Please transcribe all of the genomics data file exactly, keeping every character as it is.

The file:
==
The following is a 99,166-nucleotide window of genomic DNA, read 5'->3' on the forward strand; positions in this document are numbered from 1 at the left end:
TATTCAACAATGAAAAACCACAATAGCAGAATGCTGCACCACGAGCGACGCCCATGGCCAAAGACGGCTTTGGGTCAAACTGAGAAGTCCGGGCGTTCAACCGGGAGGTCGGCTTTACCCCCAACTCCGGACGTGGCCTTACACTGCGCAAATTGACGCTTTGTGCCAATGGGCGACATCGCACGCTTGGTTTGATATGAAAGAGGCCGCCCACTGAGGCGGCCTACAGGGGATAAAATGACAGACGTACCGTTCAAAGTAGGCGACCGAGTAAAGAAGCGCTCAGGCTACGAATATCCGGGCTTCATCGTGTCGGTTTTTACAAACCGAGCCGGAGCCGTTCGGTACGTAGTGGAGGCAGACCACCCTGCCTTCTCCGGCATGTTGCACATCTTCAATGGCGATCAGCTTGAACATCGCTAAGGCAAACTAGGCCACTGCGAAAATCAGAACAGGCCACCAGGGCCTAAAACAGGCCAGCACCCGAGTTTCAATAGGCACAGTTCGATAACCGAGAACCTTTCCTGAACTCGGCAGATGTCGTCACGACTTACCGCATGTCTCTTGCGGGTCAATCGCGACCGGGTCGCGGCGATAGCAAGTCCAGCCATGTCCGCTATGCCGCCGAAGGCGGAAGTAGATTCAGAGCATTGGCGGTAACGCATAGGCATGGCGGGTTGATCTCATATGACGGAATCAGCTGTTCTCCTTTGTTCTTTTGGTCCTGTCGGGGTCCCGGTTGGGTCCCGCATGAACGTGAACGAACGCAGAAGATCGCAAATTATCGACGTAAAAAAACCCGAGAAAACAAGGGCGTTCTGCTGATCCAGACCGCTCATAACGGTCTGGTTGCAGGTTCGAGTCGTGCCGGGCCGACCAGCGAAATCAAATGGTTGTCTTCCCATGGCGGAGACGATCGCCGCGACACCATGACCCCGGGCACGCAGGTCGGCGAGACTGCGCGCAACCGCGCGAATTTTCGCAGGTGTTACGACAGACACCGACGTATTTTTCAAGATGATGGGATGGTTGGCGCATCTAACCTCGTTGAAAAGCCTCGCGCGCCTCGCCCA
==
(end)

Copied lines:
The following is a 99,166-nucleotide window of genomic DNA, read 5'->3' on the forward strand; positions in this document are numbered from 1 at the left end:
TATTCAACAATGAAAAACCACAATAGCAGAATGCTGCACCACGAGCGACGCCCATGGCCAAAGACGGCTTTGGGTCAAACTGAGAAGTCCGGGCGTTCAACCGGGAGGTCGGCTTTACCCCCAACTCCGGACGTGGCCTTACACTGCGCAAATTGACGCTTTGTGCCAATGGGCGACATCGCACGCTTGGTTTGATATGAAAGAGGCCGCCCACTGAGGCGGCCTACAGGGGATAAAATGACAGACGTACCGTTCAAAGTAGGCGACCGAGTAAAGAAGCGCTCAGGCTACGAATATCCGGGCTTCATCGTGTCGGTTTTTACAAACCGAGCCGGAGCCGTTCGGTACGTAGTGGAGGCAGACCACCCTGCCTTCTCCGGCATGTTGCACATCTTCAATGGCGATCAGCTTGAACATCGCTAAGGCAAACTAGGCCACTGCGAAAATCAGAACAGGCCACCAGGGCCTAAAACAGGCCAGCACCCGAGTTTCAATAGGCACAGTTCGATAACCGAGAACCTTTCCTGAACTCGGCAGATGTCGTCACGACTTACCGCATGTCTCTTGCGGGTCAATCGCGACCGGGTCGCGGCGATAGCAAGTCCAGCCATGTCCGCTATGCCGCCGAAGGCGGAAGTAGATTCAGAGCATTGGCGGTAACGCATAGGCATGGCGGGTTGATCTCATATGACGGAATCAGCTGTTCTCCTTTGTTCTTTTGGTCCTGTCGGGGTCCCGGTTGGGTCCCGCATGAACGTGAACGAACGCAGAAGATCGCAAATTATCGACGTAAAAAAACCCGAGAAAACAAGGGCGTTCTGCTGATCCAGACCGCTCATAACGGTCTGGTTGCAGGTTCGAGTCGTGCCGGGCCGACCAGCGAAATCAAATGGTTGTCTTCCCATGGCGGAGACGATCGCCGCGACACCATGACCCCGGGCACGCAGGTCGGCGAGACTGCGCGCAACCGCGCGAATTTTCGCAGGTGTTACGACAGACACCGACGTATTTTTCAAGATGATGGGATGGTTGGCGCATCTAACCTCGTTGAAAAGCCTCGCGCGCCTCGCCCA